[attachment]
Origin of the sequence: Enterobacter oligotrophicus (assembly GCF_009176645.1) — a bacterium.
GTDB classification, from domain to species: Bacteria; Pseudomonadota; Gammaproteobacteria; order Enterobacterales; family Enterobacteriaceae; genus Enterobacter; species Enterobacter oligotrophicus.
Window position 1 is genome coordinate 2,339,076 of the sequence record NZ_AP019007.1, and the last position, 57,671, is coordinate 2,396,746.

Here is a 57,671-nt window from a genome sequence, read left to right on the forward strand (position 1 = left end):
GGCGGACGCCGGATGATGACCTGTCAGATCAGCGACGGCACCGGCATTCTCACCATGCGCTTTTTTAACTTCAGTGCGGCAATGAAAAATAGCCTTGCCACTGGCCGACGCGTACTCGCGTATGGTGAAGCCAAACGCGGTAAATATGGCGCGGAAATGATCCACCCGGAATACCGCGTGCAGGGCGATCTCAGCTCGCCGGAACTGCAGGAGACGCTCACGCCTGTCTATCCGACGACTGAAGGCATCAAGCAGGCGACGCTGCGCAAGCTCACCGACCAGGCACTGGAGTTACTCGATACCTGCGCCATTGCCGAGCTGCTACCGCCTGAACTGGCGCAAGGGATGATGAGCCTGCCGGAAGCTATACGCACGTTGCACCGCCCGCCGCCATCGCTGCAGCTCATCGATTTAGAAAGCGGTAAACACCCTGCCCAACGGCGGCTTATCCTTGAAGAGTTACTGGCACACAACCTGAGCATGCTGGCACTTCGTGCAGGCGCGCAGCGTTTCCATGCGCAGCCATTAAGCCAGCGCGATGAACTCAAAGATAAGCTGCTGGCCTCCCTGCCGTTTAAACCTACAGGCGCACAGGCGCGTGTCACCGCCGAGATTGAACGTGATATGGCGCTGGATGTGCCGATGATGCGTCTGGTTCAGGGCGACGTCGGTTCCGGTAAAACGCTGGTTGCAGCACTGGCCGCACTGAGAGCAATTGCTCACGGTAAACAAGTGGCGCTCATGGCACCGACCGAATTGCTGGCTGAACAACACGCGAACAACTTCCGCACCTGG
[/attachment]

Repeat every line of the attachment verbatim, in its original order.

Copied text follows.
Origin of the sequence: Enterobacter oligotrophicus (assembly GCF_009176645.1) — a bacterium.
GTDB classification, from domain to species: Bacteria; Pseudomonadota; Gammaproteobacteria; order Enterobacterales; family Enterobacteriaceae; genus Enterobacter; species Enterobacter oligotrophicus.
Window position 1 is genome coordinate 2,339,076 of the sequence record NZ_AP019007.1, and the last position, 57,671, is coordinate 2,396,746.

Here is a 57,671-nt window from a genome sequence, read left to right on the forward strand (position 1 = left end):
GGCGGACGCCGGATGATGACCTGTCAGATCAGCGACGGCACCGGCATTCTCACCATGCGCTTTTTTAACTTCAGTGCGGCAATGAAAAATAGCCTTGCCACTGGCCGACGCGTACTCGCGTATGGTGAAGCCAAACGCGGTAAATATGGCGCGGAAATGATCCACCCGGAATACCGCGTGCAGGGCGATCTCAGCTCGCCGGAACTGCAGGAGACGCTCACGCCTGTCTATCCGACGACTGAAGGCATCAAGCAGGCGACGCTGCGCAAGCTCACCGACCAGGCACTGGAGTTACTCGATACCTGCGCCATTGCCGAGCTGCTACCGCCTGAACTGGCGCAAGGGATGATGAGCCTGCCGGAAGCTATACGCACGTTGCACCGCCCGCCGCCATCGCTGCAGCTCATCGATTTAGAAAGCGGTAAACACCCTGCCCAACGGCGGCTTATCCTTGAAGAGTTACTGGCACACAACCTGAGCATGCTGGCACTTCGTGCAGGCGCGCAGCGTTTCCATGCGCAGCCATTAAGCCAGCGCGATGAACTCAAAGATAAGCTGCTGGCCTCCCTGCCGTTTAAACCTACAGGCGCACAGGCGCGTGTCACCGCCGAGATTGAACGTGATATGGCGCTGGATGTGCCGATGATGCGTCTGGTTCAGGGCGACGTCGGTTCCGGTAAAACGCTGGTTGCAGCACTGGCCGCACTGAGAGCAATTGCTCACGGTAAACAAGTGGCGCTCATGGCACCGACCGAATTGCTGGCTGAACAACACGCGAACAACTTCCGCACCTGG